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The Golden Ratio and Sacred Geometry

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What is Sacred Geometry?
The Golden Ratio
      The Golden Rectangle
      The Logarithmic Spiral
      The Square-Root of 5 and the Golden Rectangle
      Other Square-Root of 5 Golden Forms
      The Golden Rectangle as a Rudimentary Fractal
Deriving the Golden Ratio
      Fibonacci Numbers
      Draw a Golden Rectangle with Compass and Straightedge
      The Algebraic Derivation of the Golden Ratio

What is Sacred Geometry?

To me, sacred means something that is symbolic of a trancendent truth, and worthy of study, contemplation, and veneration. When I refer to Sacred Geometry, I am talking about geometry that is derived from or directly related to the structure of nature. This includes the geometry and numerological mysticism of the Pythagoreans and the alchemists, but also the fractal geometry discovered through science. Our universe is structured in a highly complex yet sublimely ordered manner. This is a truth that is readily felt by sensitive people, and has been demonstrated by science and mathematics. Structural forms seen at the microscopic level are repeated at other scales, and the laws of fractional symmetry appear to apply throughout. So, geometry that refers to the structural unity of nature is a powerful metaphor for the mystery of life, and thus sacred. One of the best examples of Sacred Geometry are forms based on the Golden Ratio.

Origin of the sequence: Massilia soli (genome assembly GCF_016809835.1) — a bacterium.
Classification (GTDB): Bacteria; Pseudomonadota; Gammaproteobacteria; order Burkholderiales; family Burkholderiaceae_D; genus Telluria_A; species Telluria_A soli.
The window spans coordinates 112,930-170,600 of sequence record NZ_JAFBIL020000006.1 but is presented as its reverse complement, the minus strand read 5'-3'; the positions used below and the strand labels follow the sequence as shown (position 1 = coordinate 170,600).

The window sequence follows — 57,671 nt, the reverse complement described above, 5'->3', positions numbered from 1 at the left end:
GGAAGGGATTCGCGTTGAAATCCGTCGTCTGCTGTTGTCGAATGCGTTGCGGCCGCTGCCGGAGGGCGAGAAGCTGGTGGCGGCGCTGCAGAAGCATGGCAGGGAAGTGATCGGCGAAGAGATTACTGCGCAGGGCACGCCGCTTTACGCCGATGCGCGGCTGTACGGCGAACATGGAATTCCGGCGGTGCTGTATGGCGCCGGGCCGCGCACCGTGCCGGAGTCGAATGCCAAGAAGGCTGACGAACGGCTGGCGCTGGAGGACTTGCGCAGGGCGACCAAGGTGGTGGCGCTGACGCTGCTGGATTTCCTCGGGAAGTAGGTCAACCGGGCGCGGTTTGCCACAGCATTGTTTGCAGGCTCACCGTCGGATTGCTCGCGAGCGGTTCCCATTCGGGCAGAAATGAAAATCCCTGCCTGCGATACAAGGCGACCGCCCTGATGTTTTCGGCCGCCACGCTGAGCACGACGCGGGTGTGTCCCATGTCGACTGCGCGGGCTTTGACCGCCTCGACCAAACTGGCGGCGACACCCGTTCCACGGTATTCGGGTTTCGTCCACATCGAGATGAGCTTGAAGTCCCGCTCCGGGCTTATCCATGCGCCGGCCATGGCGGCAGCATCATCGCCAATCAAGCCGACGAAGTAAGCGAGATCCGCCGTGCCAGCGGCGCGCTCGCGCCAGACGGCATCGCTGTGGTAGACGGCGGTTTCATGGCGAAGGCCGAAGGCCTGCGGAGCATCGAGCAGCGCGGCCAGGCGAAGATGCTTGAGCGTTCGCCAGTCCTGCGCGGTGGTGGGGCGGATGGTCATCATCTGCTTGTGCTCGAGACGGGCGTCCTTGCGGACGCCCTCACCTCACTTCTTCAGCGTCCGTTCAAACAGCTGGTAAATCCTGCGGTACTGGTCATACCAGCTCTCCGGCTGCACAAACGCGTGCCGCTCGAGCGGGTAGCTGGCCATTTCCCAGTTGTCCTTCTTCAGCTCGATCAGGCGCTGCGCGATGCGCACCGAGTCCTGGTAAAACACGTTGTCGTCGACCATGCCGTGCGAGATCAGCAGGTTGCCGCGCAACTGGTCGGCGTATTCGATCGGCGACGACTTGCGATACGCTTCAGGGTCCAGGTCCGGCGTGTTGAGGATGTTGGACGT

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The Golden Ratio

Knowledge of the Golden Section, ratio, or proportion has been known for a very long time. The Egyptians knew about it and the Greeks learned about it from them. It is called phi, Φ, in honor of Phideas, the architect of the Parthenon, and is approximated by the irrational fraction 0.618034... Shamans, priests, and artists throughout the world and across history have understood and applied Φ to ritual, architecture, art, and the crafting of musical instruments and everyday objects.

Φ shows up throughout nature and represents one of the most fundamental numerical constants of the universe. Recall Vitruvian Man, a drawing by Leonardo showing man within the circle and the Golden Ratios in the human body. Le Corbusier's The Modular represents a more recent study of the Golden Ratio in the human form. For example, the finger bones are in approximate Φ ratio to each other, and the position of features on the human face is related to Φ. The major 6th harmony interval in music is in Φ ratio to the octave.

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The Golden Rectangle

The Golden Rectangle (GR), the organizing form in my current art work, is a rectangle with a short to long side ratio of 1: 1.618, or 1: (1 + Φ). An interesting property of GR's is that if you cut out a square starting from one of the short sides of the GR, you will be left with another GR. You can continue to cut out short side squares for each successively smaller GR and another smaller GR will remain. And the dimensions of each successively smaller rectangle will be in Φ ratio to the previous larger size. A series of my collage explore this Φ-ratio "coiling" property of GR's, seen here in Figure 1:

Figure 1 - A Golden Rectangle that has been subdivided into short-side squares that create proportionally smaller Golden Rectangles.

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The Logarithmic Spiral and the Golden Rectangle

Figure 2 shows a logarithmic spiral superimposed on a coiled GR. This study shows the Φ-ratio sectioning of the GR with short side squares and the diagonals of the original seed GR (GR0) - outside boundary lines) and the diagonal of the first Φ-sectioned GR (GR1). Note that the two diagonals intersect at a point mathematician Clifford Pickover called the "Eye of God," the origin of the logarithmic spiral.